Business Law & Compliance

What new minimum wage fines mean for your business

5 min read

21 January 2014

Employment lawyer Chris Cook discusses the implications of new minimum wage fines.

Coalition Business Secretary Vince Cable last week announced that a new maximum fine will be introduced from 1 February 2014 for those firms that continue to pay less than the National Minimum Wage.

Prime Minister David Cameron had announced last year that fines on employers failing to pay the national minimum wage would increase from £5,000 to £20,000. Many perceived this to be a token gesture, as they believed that the maximum fine of £20,000 would be the limit of what could be imposed on offending employers.

However, the legislation that is due to come into effect from February 2014 will introduce a fine that can be levied on an employer in respect of each underpaid employee. This makes the new legislation considerably stronger and should serve as a stark warming to all employers that the national minimum wage legislation cannot be ignored.

HM Revenue and Customs has revealed figures which show that under current legislation, more than 26,000 workers paid less than the national minimum wage have received £4 million between them following HMRC investigations.

708 employers have been fined with charges of up to £5,000 after 1,693 complaints were made to HMRC in 2012/2013. An average of £300 in back pay was given to each affected worker. Many of the cases involved illegal use of interns, unpaid extra hours and workers being forced to buy company clothes as uniform.

Examples of breaches of the current legislation include a retailer “which required employees to purchase specific items of clothing from its range” and was ordered to repay almost £170,000 to more than 6,000 workers. Another company, described as a “national retailer” was similarly forced to pay more than £193,000 to 3,500 staff for requiring them to attend work before and after opening hours without additional pay.

Bearing in mind the significantly increased scope of the sanctions for non-compliance, these types of decisions are likely to become more commonplace and indeed could be dwarfed by the size of potential future penalties.

The new government measures also address an anomaly which previously meant that national minimum wage fines were set at half the rate of those imposed for fly tipping. This meant, as an example, that under the previous system employers face just one maximum fine of £5,000 plus a financial penalty of 50% of the missing wages.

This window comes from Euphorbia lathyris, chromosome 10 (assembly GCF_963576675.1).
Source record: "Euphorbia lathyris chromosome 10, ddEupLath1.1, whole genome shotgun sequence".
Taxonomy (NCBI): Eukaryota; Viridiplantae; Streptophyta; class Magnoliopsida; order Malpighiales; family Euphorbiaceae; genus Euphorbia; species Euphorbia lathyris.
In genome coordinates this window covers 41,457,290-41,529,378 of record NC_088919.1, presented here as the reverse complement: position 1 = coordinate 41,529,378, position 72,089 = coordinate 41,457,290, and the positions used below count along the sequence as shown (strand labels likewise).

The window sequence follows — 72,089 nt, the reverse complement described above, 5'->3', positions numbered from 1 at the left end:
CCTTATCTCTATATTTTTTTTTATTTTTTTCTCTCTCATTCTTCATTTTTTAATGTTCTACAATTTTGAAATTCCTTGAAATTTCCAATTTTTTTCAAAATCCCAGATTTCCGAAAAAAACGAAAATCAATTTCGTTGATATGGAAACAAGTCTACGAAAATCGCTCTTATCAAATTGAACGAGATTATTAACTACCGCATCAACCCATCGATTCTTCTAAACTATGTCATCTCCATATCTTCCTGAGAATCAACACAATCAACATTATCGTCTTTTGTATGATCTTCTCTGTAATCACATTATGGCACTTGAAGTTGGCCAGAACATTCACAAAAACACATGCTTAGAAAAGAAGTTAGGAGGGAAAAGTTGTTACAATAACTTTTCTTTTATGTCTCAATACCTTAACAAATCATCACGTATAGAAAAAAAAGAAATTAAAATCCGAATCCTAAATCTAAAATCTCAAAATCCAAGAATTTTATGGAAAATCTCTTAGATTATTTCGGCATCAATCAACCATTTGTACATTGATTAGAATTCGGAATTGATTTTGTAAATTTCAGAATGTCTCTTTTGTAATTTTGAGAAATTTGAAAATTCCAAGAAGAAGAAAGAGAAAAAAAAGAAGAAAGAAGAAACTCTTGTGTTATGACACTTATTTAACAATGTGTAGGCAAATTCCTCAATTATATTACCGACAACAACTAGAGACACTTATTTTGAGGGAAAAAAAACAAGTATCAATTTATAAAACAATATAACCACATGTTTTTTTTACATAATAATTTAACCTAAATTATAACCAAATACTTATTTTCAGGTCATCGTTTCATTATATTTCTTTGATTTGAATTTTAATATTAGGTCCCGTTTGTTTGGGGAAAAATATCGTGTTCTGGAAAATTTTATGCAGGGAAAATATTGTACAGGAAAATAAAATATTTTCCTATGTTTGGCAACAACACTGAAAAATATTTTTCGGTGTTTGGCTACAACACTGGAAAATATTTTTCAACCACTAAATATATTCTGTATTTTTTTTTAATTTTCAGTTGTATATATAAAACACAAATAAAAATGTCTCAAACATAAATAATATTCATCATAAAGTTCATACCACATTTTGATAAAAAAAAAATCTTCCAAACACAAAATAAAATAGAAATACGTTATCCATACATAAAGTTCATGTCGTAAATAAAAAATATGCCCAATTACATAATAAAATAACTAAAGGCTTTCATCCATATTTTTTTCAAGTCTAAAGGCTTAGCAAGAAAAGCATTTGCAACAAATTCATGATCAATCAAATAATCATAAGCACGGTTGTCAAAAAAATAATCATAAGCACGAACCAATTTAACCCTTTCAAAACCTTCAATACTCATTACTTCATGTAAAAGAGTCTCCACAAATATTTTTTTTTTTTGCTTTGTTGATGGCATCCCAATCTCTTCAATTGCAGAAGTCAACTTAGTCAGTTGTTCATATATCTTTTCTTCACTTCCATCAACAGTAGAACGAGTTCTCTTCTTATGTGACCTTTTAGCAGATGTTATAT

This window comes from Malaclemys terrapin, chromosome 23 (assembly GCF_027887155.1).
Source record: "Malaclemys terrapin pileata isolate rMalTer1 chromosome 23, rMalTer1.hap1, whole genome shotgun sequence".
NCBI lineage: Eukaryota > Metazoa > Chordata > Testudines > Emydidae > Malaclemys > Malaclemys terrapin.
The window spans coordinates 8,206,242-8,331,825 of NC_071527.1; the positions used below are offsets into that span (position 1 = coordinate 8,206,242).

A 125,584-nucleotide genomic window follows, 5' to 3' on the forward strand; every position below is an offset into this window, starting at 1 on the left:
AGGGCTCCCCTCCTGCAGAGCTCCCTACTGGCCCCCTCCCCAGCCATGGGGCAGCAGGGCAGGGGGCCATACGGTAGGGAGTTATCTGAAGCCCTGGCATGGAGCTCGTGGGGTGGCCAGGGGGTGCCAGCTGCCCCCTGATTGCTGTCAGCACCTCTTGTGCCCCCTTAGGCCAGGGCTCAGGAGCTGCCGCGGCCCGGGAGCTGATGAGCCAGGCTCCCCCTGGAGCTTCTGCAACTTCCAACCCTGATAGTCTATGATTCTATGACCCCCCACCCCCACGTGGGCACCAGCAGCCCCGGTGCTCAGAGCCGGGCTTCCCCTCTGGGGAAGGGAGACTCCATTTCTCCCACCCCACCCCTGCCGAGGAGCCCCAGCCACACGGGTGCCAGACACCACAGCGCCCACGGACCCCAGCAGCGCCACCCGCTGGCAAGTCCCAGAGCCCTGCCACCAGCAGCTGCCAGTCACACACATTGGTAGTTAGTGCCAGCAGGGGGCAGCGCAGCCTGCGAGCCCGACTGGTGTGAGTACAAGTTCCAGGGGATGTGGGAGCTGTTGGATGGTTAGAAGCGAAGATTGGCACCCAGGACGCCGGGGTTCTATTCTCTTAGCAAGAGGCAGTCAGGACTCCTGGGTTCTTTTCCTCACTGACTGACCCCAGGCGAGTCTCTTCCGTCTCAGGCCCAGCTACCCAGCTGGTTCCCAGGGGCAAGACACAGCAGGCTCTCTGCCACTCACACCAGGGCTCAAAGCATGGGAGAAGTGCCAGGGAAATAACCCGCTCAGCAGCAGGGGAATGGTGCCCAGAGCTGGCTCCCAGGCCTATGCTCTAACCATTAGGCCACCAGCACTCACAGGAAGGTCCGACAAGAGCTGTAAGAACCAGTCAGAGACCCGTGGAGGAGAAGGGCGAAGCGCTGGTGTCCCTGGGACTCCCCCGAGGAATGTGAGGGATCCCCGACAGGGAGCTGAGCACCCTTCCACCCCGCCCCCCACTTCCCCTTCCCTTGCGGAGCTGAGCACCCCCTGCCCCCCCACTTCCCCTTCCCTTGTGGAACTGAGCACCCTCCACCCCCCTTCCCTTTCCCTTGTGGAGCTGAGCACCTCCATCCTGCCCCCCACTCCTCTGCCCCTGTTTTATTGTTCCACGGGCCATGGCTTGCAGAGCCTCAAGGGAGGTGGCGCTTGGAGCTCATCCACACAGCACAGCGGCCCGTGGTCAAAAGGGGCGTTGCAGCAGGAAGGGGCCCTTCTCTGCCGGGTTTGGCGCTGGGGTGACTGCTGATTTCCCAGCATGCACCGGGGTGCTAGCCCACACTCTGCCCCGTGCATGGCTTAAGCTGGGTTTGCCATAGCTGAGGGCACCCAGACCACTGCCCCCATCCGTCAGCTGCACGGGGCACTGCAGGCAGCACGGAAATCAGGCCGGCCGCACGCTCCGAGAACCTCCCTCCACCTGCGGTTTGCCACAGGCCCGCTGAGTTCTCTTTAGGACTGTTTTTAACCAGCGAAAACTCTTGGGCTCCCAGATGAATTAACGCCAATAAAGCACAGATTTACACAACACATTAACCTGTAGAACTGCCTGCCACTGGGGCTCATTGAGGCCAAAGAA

That financial penalty now increases to 100% of the missing wages. Mr Cable also stated that it will be made easier for offending employers to be “named and shamed”.

It is notable that the fines imposed are to be received not by the employees being underpaid, but the HMRC. Whilst more cynical readers might believe that this is therefore a method that the Government is implementing to boost its coffers, it appears likely that considerably more resources are to be invested by HMRC to police and investigate instances of non-compliance with national minimum wage legislation. 

On this point, Mr Cable stated “we are working with HM Revenue and Customs to investigate non-compliance and facilitate prosecutions in the most serious of cases. We will also make sure that every complaint made to the free and confidential Pay and Work Rights helpline is looked at.”

It is therefore clear that the employees themselves are likely to be the chief instigators of HMRC investigations. Whilst the new law will be punitive on employers who breach national minimum wage legislation, diligent employers should have no problems with the compliance. 

However, it is a timely reminder to make sure that practices and procedures are carefully reviewed to ensure proper use of interns; that employees do not have to work excessive additional hours without pay; and that workers are not forced to buy their own company equipment.

Chris Cook is joint head of employment at SA Law. 

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